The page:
New Billboard Charts Will Measure Music Popularity on Twitter

Billboard and Twitter announced yesterday that the companies plan to launch Billboard Twitter Real-Time Charts in May — regularly updated lists of the songs most frequently discussed and shared via Twitter in the U.S. The real-time charts will be published on Billboard.com and Billboard’s Twitter feed. While music is currently the most widely discussed topic on the social network, with seven of the top 10 accounts belonging to pop stars, Twitter has been largely unsuccessful in exploiting its music-related traffic.

“The Billboard deal suggests an effort by Twitter to correct one of its rare public missteps: its #Music app,” reports The New York Times. “Introduced with much fanfare a year ago, the app was publicized as a way to rank popular music on the service and recommend songs to users. But it was viewed as unwieldy and quickly fizzled. The app was removed from Apple’s app store last week, and Twitter said it would not work after April 18.”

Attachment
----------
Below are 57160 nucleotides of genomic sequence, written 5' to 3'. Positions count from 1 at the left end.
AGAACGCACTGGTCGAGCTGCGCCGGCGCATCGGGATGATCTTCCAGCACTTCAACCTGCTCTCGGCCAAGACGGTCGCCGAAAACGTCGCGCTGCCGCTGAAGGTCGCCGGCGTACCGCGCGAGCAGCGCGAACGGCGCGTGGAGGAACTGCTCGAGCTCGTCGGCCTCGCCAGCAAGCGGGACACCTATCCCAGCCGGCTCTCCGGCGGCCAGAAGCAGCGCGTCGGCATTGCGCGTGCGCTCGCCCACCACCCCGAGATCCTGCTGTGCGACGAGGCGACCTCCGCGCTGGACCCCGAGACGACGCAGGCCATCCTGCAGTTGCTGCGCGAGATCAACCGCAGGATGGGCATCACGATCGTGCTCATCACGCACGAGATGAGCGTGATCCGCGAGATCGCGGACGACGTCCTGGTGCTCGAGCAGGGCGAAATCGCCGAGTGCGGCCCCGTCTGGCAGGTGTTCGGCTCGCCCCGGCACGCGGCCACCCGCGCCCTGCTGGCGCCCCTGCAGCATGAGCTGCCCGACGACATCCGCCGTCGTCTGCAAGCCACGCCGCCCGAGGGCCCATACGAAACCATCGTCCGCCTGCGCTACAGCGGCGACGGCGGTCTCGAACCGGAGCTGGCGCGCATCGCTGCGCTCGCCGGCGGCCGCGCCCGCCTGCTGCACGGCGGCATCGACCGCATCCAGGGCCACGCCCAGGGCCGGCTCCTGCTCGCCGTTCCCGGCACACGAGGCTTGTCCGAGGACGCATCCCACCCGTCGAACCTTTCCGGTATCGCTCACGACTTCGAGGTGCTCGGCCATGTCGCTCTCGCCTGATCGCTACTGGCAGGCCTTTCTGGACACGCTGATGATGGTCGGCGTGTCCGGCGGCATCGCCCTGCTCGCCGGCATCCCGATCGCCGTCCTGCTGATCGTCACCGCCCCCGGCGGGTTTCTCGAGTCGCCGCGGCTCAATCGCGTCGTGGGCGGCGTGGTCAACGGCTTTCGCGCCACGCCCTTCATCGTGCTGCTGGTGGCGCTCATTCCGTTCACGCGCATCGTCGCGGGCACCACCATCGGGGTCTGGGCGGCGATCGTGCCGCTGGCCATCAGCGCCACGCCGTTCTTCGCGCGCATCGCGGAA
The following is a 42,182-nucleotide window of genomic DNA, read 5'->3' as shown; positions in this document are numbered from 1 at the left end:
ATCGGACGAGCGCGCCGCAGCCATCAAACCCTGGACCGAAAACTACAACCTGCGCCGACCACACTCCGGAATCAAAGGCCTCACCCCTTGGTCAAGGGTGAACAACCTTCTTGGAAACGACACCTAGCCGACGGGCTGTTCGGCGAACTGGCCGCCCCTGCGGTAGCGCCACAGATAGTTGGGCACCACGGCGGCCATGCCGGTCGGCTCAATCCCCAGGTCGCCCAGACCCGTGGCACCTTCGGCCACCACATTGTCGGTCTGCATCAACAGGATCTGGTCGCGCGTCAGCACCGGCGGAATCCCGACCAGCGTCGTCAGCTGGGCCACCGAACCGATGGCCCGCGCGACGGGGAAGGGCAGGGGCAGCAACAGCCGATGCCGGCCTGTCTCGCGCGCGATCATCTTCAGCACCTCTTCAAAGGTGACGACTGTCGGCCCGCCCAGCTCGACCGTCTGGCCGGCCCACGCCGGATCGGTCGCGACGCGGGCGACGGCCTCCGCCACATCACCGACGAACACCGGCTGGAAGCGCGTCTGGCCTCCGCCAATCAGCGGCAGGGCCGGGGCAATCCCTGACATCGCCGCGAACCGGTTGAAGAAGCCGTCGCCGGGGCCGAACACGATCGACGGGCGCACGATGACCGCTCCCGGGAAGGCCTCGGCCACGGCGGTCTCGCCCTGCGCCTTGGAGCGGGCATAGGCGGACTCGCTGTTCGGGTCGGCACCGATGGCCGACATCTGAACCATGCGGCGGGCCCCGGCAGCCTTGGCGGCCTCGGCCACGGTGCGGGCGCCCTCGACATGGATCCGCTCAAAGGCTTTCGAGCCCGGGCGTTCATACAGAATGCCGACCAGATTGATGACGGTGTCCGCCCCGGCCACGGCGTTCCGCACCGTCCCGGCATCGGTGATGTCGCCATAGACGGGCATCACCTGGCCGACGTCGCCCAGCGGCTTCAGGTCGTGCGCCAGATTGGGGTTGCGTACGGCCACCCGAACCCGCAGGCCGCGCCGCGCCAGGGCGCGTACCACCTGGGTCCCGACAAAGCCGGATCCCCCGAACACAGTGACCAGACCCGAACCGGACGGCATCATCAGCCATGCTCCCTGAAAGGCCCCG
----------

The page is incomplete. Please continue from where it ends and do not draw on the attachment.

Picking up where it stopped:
Instead of developing another music service, Twitter has been pursuing “outside partnerships to help mine its data and integrate various forms of digital content,” notes NYT. “Last month, it announced a partnership with the music company 300, one of several music-tech deals recently that have focused on data as a way to seek out emerging talent.”

Billboard’s Twitter charts will monitor top tracks by popular artists, the most frequently mentioned and shared songs by new and upcoming acts, and monitor positive mentions and filter out negative ones.

In the past, Billboard has modified its charts based on changes to technology and music consumption. It started incorporating data from YouTube last year, which led to a song that generated strong response online called “Harlem Shake” to become a No. 1 single.

“We want music business decisions to be based on Twitter data,” said Bob Moczydlowsky, Twitter’s head of music, “and we want artists to know that when they share songs and engage with their audience on Twitter, the buzz they create will be visible to fans and industry decision-makers.”